Jan Butler, Musical Works, covers and Strange Little Girls
Gerry McGoldrick, Frome Annie Laurie to Ladie Madonna, A Century of Covers in Japan

Volume ! La revue des musiques populaires n° 7-1 – La reprise
Éditions Mélanie Seteun
Parution: juin 2010
SBN: 978-2-913169-26-5
ISSN: 1634-5495
300 pages
Format: 21 x 21 cm
Langues: français/anglais
Prix public : 19 euros

La reprise est un objet ambigu qui traverse toutes les musiques populaires, apparaissant tour à tour comme hommage, parodie, forme d’apprentissage, vecteur d’émancipation, exercice de style, régime d’invention de nouvelles esthétiques, identification du groupe de fans, récupération marchande, pillage, ou encore mode d’appartenance à une tradition musicale. Par son ambivalence même, la reprise se présente comme une entrée prometteuse pour l’étude des musiques populaires, interrogeant aussi bien leur processus de création que leur dimension culturelle. Lire l’introduction

Dossier dirigé par Matthieu Saladin, docteur en esthétique et chercheur associé à l’IDEAT (Paris 1, CNRS), enseignant en histoire et esthétique des musiques actuelles à la FLSH de Lille.
Avec des textes de Jan Butler (Oxford Brookes University) • Gary R. Boye (Appalachian State University) • Armelle Gaulier(Iep de Bordeaux) • Christophe Kihm (Art press, HEAD Genève) • Gerry McGoldrick (York University) • Julien Martin (auteur) • Charles Mueller (Florida State University) • Frédéric Saffar (Université Paris 8) • Thomas Vendryes  (École d’Économie de Paris).
Note de recherche : Maël Guesdon + notes de lecture.
Artistes : Francis Baudevin • Pierre Bismuth • Patrice Caillet • Rodney Graham • Christian Marclay • Jonathan Monk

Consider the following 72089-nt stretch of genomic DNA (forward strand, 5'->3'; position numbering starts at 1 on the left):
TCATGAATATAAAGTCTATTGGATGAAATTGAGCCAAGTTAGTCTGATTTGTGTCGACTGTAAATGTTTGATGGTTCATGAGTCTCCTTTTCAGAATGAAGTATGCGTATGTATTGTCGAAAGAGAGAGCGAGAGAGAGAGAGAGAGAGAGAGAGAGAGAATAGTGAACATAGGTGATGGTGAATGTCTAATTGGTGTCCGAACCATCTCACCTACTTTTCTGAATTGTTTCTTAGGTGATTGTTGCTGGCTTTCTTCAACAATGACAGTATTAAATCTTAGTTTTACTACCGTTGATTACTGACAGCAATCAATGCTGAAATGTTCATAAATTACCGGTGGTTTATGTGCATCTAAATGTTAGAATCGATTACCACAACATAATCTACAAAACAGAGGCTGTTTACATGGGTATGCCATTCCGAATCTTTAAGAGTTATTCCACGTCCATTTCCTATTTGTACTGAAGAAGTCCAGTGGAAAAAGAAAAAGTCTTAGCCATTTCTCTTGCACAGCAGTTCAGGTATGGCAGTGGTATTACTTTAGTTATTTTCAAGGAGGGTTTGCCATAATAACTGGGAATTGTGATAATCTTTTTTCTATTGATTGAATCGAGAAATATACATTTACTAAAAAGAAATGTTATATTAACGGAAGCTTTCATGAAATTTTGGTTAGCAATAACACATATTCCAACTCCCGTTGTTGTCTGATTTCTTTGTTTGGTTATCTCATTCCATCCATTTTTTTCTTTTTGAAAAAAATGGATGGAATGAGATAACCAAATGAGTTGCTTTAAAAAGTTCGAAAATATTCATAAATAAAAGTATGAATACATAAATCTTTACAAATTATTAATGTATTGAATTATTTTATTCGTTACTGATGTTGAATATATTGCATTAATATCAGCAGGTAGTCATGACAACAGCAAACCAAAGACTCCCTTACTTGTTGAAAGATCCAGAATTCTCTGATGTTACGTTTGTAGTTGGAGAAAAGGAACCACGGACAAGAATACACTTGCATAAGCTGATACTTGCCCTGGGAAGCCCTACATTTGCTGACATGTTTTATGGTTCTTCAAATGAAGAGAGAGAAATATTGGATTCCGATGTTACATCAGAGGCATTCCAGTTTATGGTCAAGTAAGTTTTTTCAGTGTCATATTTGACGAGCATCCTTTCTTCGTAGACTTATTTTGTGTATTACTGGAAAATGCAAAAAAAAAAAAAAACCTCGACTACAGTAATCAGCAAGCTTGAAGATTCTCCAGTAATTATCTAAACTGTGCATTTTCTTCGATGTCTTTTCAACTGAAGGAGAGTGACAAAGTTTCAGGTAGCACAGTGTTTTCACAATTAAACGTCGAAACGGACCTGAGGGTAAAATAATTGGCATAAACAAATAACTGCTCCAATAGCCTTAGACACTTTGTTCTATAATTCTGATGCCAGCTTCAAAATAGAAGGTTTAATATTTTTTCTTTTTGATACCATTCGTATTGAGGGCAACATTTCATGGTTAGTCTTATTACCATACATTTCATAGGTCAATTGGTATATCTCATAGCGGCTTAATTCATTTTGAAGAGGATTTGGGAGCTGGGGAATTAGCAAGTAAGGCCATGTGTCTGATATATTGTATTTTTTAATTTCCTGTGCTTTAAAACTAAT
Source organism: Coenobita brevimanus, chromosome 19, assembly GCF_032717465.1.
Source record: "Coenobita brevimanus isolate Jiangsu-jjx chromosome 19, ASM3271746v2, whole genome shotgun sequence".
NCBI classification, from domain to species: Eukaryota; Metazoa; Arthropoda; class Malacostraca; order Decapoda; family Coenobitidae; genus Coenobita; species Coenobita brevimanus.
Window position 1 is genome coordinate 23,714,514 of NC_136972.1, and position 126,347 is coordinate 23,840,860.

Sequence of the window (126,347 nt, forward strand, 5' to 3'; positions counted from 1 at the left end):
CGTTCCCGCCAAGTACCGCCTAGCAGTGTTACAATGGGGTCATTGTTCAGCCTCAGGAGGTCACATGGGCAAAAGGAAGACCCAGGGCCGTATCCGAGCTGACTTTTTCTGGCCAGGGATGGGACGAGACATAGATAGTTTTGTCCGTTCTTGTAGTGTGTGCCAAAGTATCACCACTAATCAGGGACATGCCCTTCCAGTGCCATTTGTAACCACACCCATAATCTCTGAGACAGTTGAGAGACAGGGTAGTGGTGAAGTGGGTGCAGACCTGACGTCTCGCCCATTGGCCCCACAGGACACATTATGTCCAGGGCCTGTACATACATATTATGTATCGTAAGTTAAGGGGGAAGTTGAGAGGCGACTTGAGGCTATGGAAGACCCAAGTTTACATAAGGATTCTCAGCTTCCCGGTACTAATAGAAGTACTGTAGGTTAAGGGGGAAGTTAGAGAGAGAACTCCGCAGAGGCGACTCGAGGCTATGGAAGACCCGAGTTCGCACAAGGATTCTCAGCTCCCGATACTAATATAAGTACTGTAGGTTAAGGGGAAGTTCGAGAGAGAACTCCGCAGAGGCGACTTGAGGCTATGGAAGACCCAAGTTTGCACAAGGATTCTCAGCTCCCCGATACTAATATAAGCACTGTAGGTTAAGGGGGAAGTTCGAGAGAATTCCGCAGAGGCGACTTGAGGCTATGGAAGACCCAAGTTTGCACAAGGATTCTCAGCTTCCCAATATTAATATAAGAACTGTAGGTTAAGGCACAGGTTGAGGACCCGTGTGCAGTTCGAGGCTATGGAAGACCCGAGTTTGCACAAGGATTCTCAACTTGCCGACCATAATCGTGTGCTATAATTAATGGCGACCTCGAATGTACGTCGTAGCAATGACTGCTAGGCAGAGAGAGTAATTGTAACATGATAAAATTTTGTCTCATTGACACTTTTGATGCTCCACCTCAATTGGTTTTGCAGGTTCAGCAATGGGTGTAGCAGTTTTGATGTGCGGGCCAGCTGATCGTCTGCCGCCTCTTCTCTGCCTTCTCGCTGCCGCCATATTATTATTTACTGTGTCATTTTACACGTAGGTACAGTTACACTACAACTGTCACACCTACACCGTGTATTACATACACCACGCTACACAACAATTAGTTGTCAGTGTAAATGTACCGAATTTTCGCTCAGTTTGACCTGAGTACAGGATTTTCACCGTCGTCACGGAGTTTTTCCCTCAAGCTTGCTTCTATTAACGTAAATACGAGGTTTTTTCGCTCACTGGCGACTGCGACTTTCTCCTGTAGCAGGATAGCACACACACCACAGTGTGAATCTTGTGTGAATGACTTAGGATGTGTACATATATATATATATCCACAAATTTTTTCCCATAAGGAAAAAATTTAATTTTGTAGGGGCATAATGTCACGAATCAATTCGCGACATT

The Last Professors

As an undergraduate, how many of your classes were taught by professors, how many by graduate students, and how many by adjunct lecturers?

The answer partly depends on your alma mater and its location along a continuum of resources. For example, community college courses are more likely to be taught by adjuncts than by full professors, while most courses at elite schools are taught by senior scholars.

But college type is only one determinant; another factor is time. The more recently one attended a college (save but a few), the less likely one was taught by tenure-track professors. That is because tenure is eroding. And as tenured professors retire, their teaching responsibilities, when not shifted to grad students, are increasingly handed over to adjuncts, who perform the same duties at less cost to the administration, and whose proliferation on campuses everywhere threatens the very existence of tenure. Not literally a “crisis,” the tenure problem has century-old roots. But it has deepened over the past three decades, and in response most public and some private universities have been pulled in antithetical directions, toward the Ivy-grade prestige that their inclusive admissions policies disallow, and toward the for-profit model, now swelling, that offers accessible and expeditious vocational preparation.